Recent political developments have increased uncertainty across the globe. Both the British exit from the European Union (Brexit) and the U.S. election of Donald Trump are likely to bring change to both the respective countries and the globe.
Yet the direction of the change is not entirely clear. The unwinding of the United Kingdom’s membership in the EU will take at least two years. The unfolding of the Trump administration over the next several months and years is virtually certain to bring changes in its wake.
As a general rule, corporations and stock markets do not like uncertainty. Projections and valuations are much more difficult to make in periods of uncertainty, and the realization of projections and valuations are correspondingly less bankable.
So how should corporations invest in periods of uncertainty, in products, divisions, and portfolios?
Enter the scenario – or, more likely, multiple scenarios. Suppose your corporate portfolio is highly invested in companies that have embraced climate change accords. A Trump administration might withdraw the U.S. from the accords. Part of the move might open new areas to oil, gas, and mineral exploration – and perhaps, correspondingly, remove funds for and focus on solar and wind energy.
Yet withdrawal is not certain since considerable political energy exists to move forward on the accords.
An investment portfolio, then, might draw up 3 scenarios. In the first scenario, investments in companies benefiting from climate change accords, particularly those in the research and development stage, might be drawn down until the political picture is clearer, but not eliminated entirely.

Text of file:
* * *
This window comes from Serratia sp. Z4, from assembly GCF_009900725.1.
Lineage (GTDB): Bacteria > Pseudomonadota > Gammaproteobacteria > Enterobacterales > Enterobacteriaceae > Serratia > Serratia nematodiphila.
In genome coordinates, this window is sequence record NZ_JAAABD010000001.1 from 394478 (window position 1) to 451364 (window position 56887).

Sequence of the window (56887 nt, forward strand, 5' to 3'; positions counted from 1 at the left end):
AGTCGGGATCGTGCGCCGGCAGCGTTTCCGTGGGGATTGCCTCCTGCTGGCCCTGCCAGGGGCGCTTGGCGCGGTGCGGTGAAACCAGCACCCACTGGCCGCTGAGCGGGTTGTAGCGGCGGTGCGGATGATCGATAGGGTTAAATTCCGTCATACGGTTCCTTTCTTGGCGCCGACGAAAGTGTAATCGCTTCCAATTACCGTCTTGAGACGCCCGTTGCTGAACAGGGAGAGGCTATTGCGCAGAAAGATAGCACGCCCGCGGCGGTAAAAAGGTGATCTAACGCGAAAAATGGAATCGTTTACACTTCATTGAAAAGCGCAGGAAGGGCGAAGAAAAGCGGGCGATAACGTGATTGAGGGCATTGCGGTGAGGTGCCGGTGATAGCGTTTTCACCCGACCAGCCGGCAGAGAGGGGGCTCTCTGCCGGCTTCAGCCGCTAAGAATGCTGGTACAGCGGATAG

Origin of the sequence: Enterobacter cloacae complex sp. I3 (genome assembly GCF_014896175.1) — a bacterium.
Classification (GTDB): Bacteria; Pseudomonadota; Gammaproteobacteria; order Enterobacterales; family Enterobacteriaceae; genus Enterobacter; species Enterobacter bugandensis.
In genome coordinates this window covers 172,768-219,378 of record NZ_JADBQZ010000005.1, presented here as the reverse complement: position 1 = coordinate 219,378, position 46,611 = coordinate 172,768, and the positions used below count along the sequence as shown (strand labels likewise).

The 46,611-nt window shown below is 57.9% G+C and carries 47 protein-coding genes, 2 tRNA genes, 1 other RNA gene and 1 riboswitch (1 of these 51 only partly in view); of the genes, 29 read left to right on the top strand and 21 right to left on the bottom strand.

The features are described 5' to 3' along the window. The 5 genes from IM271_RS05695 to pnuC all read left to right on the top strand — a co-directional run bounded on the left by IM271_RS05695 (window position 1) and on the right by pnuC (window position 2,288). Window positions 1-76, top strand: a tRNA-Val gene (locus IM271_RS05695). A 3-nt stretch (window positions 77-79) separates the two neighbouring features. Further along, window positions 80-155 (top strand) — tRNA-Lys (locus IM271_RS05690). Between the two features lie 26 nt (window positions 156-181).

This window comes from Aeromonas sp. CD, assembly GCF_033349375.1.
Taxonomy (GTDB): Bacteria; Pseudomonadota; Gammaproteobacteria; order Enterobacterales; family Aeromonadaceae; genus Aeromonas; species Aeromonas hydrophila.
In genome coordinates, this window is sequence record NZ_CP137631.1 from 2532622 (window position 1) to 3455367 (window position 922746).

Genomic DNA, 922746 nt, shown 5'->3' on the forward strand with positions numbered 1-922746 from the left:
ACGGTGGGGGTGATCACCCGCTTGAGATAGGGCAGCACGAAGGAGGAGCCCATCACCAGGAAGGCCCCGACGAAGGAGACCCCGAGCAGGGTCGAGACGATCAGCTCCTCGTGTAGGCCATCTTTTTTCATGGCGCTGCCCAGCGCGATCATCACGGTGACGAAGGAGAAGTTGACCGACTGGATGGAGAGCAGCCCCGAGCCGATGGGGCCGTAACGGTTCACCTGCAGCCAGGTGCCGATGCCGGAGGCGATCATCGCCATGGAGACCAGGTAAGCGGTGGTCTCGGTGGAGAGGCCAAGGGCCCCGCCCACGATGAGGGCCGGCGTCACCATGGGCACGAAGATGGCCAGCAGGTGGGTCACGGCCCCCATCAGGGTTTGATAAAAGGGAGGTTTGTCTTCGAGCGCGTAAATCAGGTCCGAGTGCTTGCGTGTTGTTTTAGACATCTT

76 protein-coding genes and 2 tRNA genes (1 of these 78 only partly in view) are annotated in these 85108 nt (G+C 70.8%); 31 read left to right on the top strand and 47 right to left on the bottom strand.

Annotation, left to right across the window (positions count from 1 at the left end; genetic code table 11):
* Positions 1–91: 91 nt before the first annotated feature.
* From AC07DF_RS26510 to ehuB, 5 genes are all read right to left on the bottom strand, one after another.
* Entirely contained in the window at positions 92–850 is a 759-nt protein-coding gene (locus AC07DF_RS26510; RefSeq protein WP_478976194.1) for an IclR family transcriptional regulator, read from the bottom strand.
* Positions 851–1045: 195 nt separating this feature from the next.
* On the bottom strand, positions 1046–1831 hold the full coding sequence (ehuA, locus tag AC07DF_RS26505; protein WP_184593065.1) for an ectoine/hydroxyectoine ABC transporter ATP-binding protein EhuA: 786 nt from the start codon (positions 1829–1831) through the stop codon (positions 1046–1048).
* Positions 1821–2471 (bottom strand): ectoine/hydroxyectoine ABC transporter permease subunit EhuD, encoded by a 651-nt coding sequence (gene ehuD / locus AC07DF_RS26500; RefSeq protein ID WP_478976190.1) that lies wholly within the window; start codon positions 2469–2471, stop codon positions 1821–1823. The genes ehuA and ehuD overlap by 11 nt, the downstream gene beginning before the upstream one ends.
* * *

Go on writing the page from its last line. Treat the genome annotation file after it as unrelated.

In the second scenario, investments in energy exploration companies might be augmented, and political winds either favoring or not favoring such exploration explored.
In a third scenario, however, those research and development companies might be augmented for the long term, on assumptions that climate change accords will affect businesses worldwide.
How Companies Think About Scenarios
The balance between short-term and long-term scenarios is key. Companies tend to focus on one of three potential scenario-building focuses. The first is termed by Wharton School at the University of Pennsylvania professor Paul J. H. Schoemaker “zero-future.” No attempt is made to project beyond the short term, largely because the months out seem unknowable and unpredictable.
The second option is to focus on just one scenario that a given company considers likely. The advantage is that it is easily communicated and soothes jitters. But if the one scenario doesn’t pan out … the company has placed all its eggs in a basket, rather than multiple baskets.
Scenario building requires a third option, in which corporations analyze what is and is not known about the future. From there, they should hypothesize at least several options for what the future might hold.
Businesses deciding on investing need to identify the key questions underlying potential changes. From there, an analysis often called STEEP can be done – it explores the Social, Technological, Economic, Environmental, and (geo)Political impact of each.
As of this summer and fall, much of the world is facing uncertainty. Scenarios will be needed to guide the way.